Our endoscopy unit investigates signs and symptoms to detect gastrointestinal diseases and disorders and resolve them through treatment, using the latest endoscopic equipment designs and methods.
Endoscopy is a medical procedure that uses a tiny camera the size of a large vitamin pill. The endoscope capsule has a light to illuminate your digestive system, a camera to take images, and an antenna to send those images to a recorder worn on a belt. The images are high resolution for accurate diagnoses, since the organs can be observed directly and detect digestive tract injuries, tumors, malformations, polyps, hemorrhages, esophageal reflux, suspected gastric or duodenal ulcer, malabsorption problems or poor digestion of food, celiac disease, etc.
There are different types of endoscopies depending on their purpose:
- Gastroscopy. It is used for the study of the upper digestive tract; esophagus, stomach, and small intestine (duodenum).
- Colonoscopy. Used to examine the colon (large intestine) and rectum internally.
- Therapeutic endoscopy. Also, the use of special instruments can solve digestive system problems such as removing polyps, removing foreign objects, or cauterizing ulcers.
We have the diagnosis and treatment of the following conditions in our endoscopy unit:
Peptic ulcer bleeding
They occur when acid from the digestive system wears down the inner lining of the stomach (gastric ulcers) and the upper part of the small intestine (duodenal ulcers). Peptic ulcers can cause serious symptoms like vomiting blood or dark (black) bleeding in the stool. In patients with high-risk ulcers, endoscopic therapy is effective in cauterizing ulcers.
They are hardened deposits that can form in the gallbladder from the solidification of digestive fluid (bile). Bile is a fluid produced by the liver that is released into the small intestine through the bile ducts, helping to digest fats. In some cases, gallstones can block the duct causing severe pain in the abdomen.
Colon cancer (large intestine) regularly begins with a set of benign cells called polyps that over time can turn into cancer, so it is important that you have regular preventive check-ups for the detection of benign polyps or colon cancer in early stage for a greater chance of cure.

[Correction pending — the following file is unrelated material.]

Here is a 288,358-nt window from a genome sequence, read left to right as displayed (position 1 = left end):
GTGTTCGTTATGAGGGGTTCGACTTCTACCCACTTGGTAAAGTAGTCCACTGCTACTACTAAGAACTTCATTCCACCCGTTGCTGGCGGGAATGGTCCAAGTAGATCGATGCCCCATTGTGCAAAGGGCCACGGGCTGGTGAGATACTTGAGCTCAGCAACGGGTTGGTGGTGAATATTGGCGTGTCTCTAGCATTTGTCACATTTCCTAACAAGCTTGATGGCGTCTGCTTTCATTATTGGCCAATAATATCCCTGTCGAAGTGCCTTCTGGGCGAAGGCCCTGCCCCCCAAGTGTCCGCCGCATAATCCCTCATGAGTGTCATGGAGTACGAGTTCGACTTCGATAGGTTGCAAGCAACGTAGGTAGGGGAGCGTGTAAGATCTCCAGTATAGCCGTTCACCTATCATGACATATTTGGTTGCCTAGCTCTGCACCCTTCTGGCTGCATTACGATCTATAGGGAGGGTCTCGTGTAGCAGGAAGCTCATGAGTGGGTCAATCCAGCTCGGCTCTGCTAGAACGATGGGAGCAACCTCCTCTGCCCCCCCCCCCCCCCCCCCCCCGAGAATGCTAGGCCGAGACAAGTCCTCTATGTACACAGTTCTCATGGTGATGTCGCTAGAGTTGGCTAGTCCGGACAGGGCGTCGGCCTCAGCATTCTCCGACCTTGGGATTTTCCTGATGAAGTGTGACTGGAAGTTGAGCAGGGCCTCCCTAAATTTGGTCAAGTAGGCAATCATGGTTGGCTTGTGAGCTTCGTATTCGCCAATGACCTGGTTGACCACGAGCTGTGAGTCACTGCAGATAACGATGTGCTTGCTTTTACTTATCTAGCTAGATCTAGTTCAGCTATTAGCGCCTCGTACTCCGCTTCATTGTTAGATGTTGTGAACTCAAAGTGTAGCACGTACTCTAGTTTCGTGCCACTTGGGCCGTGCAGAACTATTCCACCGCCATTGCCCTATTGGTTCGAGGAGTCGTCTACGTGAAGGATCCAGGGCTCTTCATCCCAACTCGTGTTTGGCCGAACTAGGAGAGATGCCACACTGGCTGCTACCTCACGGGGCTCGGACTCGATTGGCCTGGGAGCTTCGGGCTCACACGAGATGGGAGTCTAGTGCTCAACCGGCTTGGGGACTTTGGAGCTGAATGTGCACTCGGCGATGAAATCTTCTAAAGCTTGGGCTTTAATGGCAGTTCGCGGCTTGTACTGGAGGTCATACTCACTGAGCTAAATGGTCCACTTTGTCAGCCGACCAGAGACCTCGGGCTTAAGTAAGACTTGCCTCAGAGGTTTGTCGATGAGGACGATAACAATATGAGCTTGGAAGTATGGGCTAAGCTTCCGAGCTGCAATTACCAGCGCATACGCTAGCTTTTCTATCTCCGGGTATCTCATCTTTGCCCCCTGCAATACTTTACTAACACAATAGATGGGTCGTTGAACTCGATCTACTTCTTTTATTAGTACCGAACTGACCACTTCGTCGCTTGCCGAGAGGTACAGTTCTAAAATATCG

They are generally formed due to liver disease, these develop when the normal flow of blood to the liver is blocked by a clot or fibrous tissue, as this duct is blocked, the blood circulates through smaller blood vessels that are not designed for large ones. volumes of blood and these can rupture causing bleeding.
Hereditary adenomatous polyposis
It is a hereditary congenital disease in which polyps form in the large intestine (colon) and rectum or in the upper part of the small intestine (duodenum), these polyps can manifest colorectal cancer or other complications if they are not treated.
Gastroesophageal reflux disease.
Chronic digestive disease in which acid or bile irritates the lining of the esophagus. When acid reflux and heartburn happen more than twice a week, it can be an indication of gastroesophageal reflux.
They are accumulations of fluid that form within a cavity or space within the pancreas without being contained in a closed structure. Treatment depends on the type of cyst you have.
Stenosis of the bile ducts
This is when the duct that carries bile narrows abnormally. A multidisciplinary team is required to evaluate the general conditions of each case.
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